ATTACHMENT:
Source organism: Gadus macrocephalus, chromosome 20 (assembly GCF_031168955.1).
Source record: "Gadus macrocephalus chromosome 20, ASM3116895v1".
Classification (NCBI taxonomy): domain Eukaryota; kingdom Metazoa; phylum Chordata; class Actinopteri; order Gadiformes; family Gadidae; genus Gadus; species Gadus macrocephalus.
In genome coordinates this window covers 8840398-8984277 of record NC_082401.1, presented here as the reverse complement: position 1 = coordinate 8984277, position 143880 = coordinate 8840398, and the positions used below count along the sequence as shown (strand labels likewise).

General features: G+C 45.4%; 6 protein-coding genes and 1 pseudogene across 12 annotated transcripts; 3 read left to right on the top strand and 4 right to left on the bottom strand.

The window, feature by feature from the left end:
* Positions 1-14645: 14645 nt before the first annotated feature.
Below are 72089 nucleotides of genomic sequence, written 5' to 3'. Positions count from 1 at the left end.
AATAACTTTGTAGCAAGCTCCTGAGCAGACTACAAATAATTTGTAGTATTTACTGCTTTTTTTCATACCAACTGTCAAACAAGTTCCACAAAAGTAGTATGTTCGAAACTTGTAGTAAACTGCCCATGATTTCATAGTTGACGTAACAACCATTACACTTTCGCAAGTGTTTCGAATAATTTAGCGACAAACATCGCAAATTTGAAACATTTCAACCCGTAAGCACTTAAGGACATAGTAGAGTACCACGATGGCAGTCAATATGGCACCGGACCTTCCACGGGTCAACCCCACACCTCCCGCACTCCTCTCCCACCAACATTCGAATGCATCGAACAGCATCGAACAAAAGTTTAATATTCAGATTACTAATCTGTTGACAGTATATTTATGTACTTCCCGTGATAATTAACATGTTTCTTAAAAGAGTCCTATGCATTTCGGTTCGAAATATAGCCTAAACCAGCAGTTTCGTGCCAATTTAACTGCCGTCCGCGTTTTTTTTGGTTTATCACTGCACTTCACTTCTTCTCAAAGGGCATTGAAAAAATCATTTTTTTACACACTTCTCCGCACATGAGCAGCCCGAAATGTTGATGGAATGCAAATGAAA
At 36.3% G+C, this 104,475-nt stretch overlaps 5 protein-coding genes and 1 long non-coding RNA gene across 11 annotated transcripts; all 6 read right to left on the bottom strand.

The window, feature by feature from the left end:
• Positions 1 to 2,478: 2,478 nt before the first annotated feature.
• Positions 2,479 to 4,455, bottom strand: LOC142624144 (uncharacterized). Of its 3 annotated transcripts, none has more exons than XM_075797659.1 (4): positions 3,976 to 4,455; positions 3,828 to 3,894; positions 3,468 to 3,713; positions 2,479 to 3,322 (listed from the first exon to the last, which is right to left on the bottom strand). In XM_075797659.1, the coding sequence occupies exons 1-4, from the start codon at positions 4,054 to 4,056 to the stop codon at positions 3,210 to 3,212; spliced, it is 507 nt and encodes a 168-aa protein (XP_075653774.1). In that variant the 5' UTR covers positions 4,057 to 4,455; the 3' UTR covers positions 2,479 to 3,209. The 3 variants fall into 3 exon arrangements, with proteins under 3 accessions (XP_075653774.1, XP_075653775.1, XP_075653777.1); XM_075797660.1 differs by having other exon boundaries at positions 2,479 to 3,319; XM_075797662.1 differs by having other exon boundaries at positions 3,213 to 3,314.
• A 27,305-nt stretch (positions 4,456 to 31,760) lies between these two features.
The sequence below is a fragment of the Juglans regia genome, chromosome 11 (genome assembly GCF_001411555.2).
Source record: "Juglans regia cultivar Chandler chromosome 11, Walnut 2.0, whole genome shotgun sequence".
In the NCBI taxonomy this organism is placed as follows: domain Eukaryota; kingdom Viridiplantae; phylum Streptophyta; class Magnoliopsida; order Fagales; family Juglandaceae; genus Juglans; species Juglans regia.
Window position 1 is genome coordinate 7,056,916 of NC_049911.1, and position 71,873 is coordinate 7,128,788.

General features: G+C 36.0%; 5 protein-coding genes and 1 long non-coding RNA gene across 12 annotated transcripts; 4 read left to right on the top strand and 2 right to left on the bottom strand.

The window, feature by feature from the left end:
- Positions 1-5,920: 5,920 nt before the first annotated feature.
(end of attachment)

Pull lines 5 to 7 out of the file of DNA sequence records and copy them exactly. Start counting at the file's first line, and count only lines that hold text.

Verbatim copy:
General features: G+C 45.4%; 6 protein-coding genes and 1 pseudogene across 12 annotated transcripts; 3 read left to right on the top strand and 4 right to left on the bottom strand.

The window, feature by feature from the left end:
* Positions 1-14645: 14645 nt before the first annotated feature.